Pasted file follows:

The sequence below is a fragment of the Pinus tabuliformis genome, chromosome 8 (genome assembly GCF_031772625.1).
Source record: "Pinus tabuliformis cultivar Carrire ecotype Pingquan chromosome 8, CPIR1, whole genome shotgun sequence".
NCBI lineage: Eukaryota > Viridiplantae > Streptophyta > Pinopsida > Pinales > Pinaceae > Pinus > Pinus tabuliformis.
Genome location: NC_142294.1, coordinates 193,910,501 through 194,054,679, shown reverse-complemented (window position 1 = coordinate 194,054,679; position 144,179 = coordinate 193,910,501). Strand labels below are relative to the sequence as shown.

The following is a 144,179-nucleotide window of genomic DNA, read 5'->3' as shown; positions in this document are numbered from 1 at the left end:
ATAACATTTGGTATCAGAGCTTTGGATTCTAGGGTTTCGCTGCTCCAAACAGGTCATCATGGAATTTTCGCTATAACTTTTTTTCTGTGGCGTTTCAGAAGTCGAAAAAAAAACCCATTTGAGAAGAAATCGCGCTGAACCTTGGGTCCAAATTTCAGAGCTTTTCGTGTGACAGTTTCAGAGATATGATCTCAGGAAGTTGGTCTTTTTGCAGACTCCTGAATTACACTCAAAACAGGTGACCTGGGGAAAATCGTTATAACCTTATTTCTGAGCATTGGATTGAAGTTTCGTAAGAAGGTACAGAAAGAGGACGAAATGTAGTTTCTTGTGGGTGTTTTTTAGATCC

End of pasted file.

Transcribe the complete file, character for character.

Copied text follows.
The sequence below is a fragment of the Pinus tabuliformis genome, chromosome 8 (genome assembly GCF_031772625.1).
Source record: "Pinus tabuliformis cultivar Carrire ecotype Pingquan chromosome 8, CPIR1, whole genome shotgun sequence".
NCBI lineage: Eukaryota > Viridiplantae > Streptophyta > Pinopsida > Pinales > Pinaceae > Pinus > Pinus tabuliformis.
Genome location: NC_142294.1, coordinates 193,910,501 through 194,054,679, shown reverse-complemented (window position 1 = coordinate 194,054,679; position 144,179 = coordinate 193,910,501). Strand labels below are relative to the sequence as shown.

The following is a 144,179-nucleotide window of genomic DNA, read 5'->3' as shown; positions in this document are numbered from 1 at the left end:
ATAACATTTGGTATCAGAGCTTTGGATTCTAGGGTTTCGCTGCTCCAAACAGGTCATCATGGAATTTTCGCTATAACTTTTTTTCTGTGGCGTTTCAGAAGTCGAAAAAAAAACCCATTTGAGAAGAAATCGCGCTGAACCTTGGGTCCAAATTTCAGAGCTTTTCGTGTGACAGTTTCAGAGATATGATCTCAGGAAGTTGGTCTTTTTGCAGACTCCTGAATTACACTCAAAACAGGTGACCTGGGGAAAATCGTTATAACCTTATTTCTGAGCATTGGATTGAAGTTTCGTAAGAAGGTACAGAAAGAGGACGAAATGTAGTTTCTTGTGGGTGTTTTTTAGATCC